Goodbye vodka? Russians toast craft beer revolution

By Ana Llobet In Moscow ( China Daily ) Updated: 2016-04-16 09:40:41

Bearded hipsters and bespectacled 20-somethings sip pale ales and dark stouts at Garden Beer, one of Moscow's new craft beer bars serving "made in Russia" brews to an increasingly discerning clientele.

While the craft beer revolution swept North America and Western Europe years ago, Russia is now catching up at a time when it is trying to shrug off a vodka-swilling reputation.

"We are tired of Russia being perceived as a country of alcoholics," Pavel, a customer at Garden Beer says as he relaxes after work. "Old people still drink vodka, but we young people prefer good-quality beer."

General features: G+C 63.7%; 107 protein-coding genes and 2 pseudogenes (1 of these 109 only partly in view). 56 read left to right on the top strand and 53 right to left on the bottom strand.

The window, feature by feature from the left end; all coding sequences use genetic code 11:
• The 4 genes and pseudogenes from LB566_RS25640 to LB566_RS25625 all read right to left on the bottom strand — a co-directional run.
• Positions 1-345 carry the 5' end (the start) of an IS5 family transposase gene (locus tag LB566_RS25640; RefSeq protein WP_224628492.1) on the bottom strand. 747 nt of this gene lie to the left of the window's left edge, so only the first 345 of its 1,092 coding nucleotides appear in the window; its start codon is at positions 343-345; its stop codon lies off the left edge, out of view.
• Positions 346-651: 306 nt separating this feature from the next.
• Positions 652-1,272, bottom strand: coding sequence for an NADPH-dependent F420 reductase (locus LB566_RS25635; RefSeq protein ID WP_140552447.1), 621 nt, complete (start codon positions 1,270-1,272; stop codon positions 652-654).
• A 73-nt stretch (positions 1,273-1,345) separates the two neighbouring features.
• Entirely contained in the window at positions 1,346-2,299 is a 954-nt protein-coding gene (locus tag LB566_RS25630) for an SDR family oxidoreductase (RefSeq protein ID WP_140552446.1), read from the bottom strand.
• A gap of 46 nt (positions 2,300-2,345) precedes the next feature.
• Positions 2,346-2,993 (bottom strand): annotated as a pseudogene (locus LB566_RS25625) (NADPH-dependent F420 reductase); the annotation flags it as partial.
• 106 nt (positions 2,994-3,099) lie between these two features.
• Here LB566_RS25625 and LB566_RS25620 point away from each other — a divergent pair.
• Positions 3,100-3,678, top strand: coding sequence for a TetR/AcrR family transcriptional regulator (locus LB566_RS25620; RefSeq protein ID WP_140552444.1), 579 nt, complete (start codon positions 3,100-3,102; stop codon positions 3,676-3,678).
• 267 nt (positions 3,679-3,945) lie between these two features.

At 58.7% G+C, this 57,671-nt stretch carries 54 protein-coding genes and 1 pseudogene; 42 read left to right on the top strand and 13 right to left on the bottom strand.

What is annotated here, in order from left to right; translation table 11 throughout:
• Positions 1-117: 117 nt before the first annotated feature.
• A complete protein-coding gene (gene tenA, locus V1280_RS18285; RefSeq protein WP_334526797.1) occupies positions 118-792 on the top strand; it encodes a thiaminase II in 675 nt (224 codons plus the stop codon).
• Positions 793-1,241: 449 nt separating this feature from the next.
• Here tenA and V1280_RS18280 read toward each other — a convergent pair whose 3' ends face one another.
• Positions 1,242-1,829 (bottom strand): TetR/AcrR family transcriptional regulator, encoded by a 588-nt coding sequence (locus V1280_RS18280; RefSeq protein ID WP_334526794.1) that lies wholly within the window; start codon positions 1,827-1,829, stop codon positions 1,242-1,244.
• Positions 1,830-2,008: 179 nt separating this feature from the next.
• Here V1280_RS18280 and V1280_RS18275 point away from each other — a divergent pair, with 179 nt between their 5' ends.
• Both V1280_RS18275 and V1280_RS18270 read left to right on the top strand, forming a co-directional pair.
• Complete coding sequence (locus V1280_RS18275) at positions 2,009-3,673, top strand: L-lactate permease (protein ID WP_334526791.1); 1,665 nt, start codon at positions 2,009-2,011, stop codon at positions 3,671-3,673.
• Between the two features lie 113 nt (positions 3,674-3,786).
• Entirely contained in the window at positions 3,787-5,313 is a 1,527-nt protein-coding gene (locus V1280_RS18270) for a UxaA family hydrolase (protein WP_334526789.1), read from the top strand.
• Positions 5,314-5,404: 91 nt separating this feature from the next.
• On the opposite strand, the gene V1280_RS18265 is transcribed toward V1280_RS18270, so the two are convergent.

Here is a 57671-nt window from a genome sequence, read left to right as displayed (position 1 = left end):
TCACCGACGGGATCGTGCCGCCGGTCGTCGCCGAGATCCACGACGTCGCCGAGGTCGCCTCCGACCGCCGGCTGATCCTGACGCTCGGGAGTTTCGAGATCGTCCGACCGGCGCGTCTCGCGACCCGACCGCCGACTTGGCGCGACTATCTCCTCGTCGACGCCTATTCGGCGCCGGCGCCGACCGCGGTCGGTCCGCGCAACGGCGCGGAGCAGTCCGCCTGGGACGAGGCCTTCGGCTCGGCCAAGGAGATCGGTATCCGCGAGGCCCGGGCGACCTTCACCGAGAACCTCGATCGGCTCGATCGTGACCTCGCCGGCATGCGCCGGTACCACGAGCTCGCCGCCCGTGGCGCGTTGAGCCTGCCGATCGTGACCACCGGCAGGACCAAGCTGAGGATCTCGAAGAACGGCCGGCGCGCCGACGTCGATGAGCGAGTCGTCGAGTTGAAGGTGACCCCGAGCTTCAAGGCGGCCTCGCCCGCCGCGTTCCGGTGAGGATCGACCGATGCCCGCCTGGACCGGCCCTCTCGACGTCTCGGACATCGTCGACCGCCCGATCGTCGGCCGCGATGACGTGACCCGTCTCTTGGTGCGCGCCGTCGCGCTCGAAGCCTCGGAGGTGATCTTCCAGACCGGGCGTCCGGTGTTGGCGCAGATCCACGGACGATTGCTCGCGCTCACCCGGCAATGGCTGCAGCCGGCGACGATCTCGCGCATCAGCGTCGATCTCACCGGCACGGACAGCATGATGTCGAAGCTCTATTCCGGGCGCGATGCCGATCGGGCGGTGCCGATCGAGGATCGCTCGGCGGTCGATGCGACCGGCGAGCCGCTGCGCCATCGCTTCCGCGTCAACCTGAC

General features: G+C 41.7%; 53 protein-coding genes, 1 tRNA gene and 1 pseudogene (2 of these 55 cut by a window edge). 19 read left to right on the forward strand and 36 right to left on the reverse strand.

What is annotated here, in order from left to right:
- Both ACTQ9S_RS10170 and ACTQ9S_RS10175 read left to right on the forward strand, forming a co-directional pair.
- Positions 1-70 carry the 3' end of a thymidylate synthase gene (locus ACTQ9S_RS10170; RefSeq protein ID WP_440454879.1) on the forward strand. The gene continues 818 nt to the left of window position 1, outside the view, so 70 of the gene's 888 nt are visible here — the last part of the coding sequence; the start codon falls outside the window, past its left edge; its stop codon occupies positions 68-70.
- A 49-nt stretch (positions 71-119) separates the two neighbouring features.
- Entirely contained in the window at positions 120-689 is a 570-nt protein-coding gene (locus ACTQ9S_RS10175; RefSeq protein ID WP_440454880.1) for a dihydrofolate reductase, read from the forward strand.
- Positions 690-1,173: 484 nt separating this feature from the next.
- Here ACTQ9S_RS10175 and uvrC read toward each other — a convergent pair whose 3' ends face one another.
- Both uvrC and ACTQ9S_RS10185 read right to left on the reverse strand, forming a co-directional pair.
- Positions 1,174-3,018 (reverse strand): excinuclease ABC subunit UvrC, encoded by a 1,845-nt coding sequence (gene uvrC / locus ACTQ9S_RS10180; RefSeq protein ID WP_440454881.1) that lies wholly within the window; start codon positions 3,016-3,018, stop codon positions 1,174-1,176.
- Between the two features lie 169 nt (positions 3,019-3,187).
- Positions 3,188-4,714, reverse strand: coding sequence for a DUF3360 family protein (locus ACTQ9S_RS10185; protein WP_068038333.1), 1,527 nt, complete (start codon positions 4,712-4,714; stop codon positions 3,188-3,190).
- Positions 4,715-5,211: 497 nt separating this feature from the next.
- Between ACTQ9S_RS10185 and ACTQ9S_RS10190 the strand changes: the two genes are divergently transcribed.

Renowned for their hard-drinking habits, Russians in recent years have started cutting down on booze as the government has tightened controls to curb rampant alcoholism.

Last year, the average Russian drank some 11.5 liters of pure alcohol, down from 13.5 litres in 2014, according to a health ministry official.

The beer market has seen overall consumption fall - but while the big brands have suffered, niche producers have started flourishing as drinkers' tastes have gotten increasingly sophisticated.

"A new craft beer bar opens in Moscow almost every day," says Natalia Petrova, editor-in-chief of Real Brew, a magazine targeting Russia's amateur brewers.

"There are already more than 1,000 microbreweries" in Russia, she adds.

Garden Beer owner Yan Stopichev said his bar - which opened in September - serves 4,000 liters of more than 60 brands of Russian craft beer every month.

"These are microbreweries, young Russians who learned how to make good-quality beer from YouTube videos," Stopichev says of his suppliers as he poured a pint of Jaws Lager, brewed in the city of Yekaterinburg in the Urals.

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